If you want a sexy, toned look from behind, you need to focus on cardio exercises that condition the muscles of your rear. Your glutes are the muscles that make up your derriere, including the gluteus maximus, medius and minimus. Cycling is a great way to get these muscles in shape for that new mini or pair of tight jeans.
Resistance is Key
Cyclists must use varying levels of resistance to continue to challenge themselves and build and tone muscles. Resistance might come from the terrain, but also can be controlled by the cyclist using gears or, if you are on an exercise bike, different settings. Your level of resistance will depend on your level of fitness and training, but continually varying it according to the terrain and workout will help keep up the challenge and joy of the ride, while toning your butt muscles at the same.
Hilly Terrain Workout
Varying the terrain for your ride will give your glutes an extra workout. Choose a route with several hills or choose a hill setting if you are working out indoors on an exercise bike. Warm up before you challenge your glutes with the hills by cycling at a slow to moderate pace for at least 15 minutes. Try for six hills, circling back to complete the same hill if your terrain does not allow for six. On the first hill, stay seated with moderate resistance, increasing the resistance for the second run. On the third and fourth hill, when you increase the resistance, stand about halfway through the hill. By the last three hills you can stand the entire time, with a moderate resistance increasing for the final hill. Recover from each climb on the downhill. After six hills, allow your glutes to rest while you cycle at a moderate pace for 30 minutes. Finish with a slower five-minute cool down ride.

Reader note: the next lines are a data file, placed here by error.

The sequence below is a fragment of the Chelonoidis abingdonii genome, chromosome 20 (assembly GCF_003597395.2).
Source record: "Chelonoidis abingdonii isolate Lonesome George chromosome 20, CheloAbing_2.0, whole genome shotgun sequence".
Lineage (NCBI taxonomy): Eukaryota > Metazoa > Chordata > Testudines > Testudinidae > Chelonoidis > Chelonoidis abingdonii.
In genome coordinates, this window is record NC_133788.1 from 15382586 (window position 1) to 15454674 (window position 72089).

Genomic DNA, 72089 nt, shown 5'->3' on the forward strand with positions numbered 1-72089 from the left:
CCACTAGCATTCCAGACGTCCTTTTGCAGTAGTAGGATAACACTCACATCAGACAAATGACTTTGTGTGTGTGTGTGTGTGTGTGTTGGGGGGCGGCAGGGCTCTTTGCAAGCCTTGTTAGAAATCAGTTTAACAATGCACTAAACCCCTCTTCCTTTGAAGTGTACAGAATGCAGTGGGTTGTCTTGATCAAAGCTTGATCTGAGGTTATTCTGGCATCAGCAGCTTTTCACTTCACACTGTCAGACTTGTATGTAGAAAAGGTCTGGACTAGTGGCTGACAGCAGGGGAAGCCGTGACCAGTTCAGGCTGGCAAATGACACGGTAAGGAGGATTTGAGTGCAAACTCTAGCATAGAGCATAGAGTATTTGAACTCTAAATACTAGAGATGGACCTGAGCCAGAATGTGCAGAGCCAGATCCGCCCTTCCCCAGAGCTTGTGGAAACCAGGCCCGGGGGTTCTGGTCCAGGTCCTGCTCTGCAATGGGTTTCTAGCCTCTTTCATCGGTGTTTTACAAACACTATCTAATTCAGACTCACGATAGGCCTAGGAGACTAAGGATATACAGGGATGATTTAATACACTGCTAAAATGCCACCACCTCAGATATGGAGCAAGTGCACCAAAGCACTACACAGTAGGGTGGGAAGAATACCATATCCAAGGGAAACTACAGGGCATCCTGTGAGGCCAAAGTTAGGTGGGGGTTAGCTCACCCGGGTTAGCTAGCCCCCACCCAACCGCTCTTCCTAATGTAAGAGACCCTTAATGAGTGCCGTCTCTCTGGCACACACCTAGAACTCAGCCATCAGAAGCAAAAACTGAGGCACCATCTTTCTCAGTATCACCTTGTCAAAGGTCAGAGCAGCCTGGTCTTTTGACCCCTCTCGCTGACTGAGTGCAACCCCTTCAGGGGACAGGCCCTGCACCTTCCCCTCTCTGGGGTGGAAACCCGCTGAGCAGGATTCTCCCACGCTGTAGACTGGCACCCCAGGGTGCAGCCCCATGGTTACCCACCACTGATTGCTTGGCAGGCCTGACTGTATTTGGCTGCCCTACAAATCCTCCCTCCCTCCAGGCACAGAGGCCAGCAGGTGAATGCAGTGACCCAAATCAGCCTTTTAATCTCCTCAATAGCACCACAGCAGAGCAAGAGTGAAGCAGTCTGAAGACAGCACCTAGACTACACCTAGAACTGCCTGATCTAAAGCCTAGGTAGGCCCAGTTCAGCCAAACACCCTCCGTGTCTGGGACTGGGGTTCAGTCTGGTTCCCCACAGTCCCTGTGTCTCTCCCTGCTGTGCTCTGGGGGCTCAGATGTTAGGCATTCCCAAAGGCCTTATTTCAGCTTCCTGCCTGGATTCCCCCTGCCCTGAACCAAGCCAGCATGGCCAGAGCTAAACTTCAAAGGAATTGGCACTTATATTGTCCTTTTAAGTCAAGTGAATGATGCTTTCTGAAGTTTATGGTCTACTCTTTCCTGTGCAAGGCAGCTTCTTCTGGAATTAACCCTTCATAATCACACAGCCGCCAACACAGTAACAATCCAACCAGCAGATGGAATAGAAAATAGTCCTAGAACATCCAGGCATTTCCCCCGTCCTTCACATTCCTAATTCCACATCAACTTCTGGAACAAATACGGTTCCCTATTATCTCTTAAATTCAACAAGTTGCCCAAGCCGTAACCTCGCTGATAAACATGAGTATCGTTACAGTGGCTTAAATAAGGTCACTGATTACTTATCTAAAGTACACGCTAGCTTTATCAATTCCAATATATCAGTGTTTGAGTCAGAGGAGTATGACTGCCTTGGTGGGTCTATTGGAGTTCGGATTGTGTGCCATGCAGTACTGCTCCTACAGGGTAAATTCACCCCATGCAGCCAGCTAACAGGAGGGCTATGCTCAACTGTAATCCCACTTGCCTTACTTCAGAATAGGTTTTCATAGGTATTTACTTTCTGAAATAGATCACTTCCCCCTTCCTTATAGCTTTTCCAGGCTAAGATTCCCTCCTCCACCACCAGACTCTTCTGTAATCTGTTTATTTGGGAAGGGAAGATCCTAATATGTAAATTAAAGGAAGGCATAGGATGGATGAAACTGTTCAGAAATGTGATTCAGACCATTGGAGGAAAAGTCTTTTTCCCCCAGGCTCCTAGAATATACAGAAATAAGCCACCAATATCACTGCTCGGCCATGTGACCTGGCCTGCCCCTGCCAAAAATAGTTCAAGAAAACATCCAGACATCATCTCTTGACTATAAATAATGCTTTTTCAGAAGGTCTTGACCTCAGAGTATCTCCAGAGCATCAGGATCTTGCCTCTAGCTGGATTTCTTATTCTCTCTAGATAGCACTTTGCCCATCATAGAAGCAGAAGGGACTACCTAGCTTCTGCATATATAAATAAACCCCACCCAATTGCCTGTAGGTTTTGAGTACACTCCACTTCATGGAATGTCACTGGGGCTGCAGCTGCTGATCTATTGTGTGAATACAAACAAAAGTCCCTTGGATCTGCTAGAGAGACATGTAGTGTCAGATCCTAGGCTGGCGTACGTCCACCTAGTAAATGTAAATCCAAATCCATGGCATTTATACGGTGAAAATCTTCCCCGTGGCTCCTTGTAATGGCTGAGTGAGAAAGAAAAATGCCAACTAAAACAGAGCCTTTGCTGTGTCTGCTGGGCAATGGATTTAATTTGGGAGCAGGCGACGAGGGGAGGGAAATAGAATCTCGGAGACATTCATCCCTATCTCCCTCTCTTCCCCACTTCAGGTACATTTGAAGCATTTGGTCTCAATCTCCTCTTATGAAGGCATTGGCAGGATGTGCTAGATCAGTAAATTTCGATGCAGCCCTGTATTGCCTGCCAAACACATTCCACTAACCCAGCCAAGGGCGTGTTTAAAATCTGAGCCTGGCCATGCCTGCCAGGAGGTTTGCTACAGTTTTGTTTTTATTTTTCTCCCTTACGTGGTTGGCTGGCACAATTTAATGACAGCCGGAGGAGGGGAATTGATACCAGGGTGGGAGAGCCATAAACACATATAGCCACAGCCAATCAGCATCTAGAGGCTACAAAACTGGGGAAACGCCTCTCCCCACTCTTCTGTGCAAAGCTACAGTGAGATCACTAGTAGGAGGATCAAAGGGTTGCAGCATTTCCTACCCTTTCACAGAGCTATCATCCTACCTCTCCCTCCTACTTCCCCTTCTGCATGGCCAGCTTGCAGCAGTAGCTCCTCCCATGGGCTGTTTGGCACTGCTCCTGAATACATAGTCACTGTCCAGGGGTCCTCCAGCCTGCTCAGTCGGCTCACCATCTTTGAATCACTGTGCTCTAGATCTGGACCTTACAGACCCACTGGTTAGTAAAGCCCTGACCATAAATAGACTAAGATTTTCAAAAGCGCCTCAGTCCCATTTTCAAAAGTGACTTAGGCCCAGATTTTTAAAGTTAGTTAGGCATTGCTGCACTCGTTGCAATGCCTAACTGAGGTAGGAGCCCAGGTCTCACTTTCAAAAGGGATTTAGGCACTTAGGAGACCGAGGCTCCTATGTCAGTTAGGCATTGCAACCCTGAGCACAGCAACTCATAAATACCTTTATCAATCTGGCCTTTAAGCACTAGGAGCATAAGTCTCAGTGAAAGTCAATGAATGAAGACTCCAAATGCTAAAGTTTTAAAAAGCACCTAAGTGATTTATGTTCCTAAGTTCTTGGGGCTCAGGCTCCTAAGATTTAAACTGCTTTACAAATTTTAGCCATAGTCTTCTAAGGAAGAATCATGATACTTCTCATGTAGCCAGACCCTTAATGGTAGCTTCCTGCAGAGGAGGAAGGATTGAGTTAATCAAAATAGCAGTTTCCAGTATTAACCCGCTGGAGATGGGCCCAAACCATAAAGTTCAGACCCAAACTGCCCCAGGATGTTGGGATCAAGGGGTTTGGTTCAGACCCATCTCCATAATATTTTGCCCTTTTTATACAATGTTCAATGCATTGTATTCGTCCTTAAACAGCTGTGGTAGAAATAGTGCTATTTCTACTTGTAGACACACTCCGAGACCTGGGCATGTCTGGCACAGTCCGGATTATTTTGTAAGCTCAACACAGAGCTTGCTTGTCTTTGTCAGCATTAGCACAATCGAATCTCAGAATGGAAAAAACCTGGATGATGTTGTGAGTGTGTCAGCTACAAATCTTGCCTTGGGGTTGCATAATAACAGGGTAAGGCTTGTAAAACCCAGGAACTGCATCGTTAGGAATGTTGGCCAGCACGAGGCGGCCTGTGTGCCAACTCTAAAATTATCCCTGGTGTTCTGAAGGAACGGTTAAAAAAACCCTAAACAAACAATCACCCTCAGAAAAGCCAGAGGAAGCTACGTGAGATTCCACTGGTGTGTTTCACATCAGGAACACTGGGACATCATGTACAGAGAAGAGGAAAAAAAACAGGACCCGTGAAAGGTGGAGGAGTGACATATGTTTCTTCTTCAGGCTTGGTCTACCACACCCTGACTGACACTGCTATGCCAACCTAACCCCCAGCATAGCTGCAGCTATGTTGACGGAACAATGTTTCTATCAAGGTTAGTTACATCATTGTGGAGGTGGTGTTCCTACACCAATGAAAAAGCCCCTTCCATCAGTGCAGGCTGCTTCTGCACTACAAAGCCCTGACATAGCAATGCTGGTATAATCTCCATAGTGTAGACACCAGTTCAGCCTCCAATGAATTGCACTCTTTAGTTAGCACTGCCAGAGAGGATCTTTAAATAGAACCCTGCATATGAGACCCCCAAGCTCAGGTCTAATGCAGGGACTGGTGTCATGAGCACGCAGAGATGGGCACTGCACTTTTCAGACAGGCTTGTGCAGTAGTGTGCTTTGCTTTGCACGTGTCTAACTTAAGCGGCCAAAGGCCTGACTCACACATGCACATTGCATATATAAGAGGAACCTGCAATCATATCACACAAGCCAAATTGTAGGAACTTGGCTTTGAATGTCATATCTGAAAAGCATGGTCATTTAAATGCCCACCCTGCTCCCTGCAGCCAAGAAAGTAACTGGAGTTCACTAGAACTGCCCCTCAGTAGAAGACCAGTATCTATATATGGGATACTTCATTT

Interval Training Workout
A good cycling glute workout will vary in speed as well as resistance. Practice interval training to work your butt muscles throughout your ride. Begin with a 10-minute warm up at moderate speed. For each interval, pedal hard for the amount of time, with a one-minute recovery of low resistance and speed. Your first three intervals can be done while seated, pedaling hard for 10, then 20, then 30 seconds, resting for a minute between. The following three intervals can be done standing up, pedaling for 10, 15 and 20 seconds. Finish with a five-minute cool down with low resistance and a slower pace.
For your glutes to be toned through these cycling workouts, you must practice proper technique. Make sure your bike is in good condition and properly adjusted according to your height and body shape. Your seat should be at a height so that your knees are almost extended when you are in motion. As you ride, focus on keeping your core muscles tight while you contract the muscles of your upper and lower legs and your glutes.
Joelle Dedalus began writing professionally for websites such as PugetSoundMagazine.com in 2009. She received her B.A. in English education at Iowa State University and is currently a M.F.A. candidate in creative nonfiction writing at Emerson College in Boston, where she is developing a manuscript on literary travel. Her areas of expertise include travel and literature, the outdoors and the arts.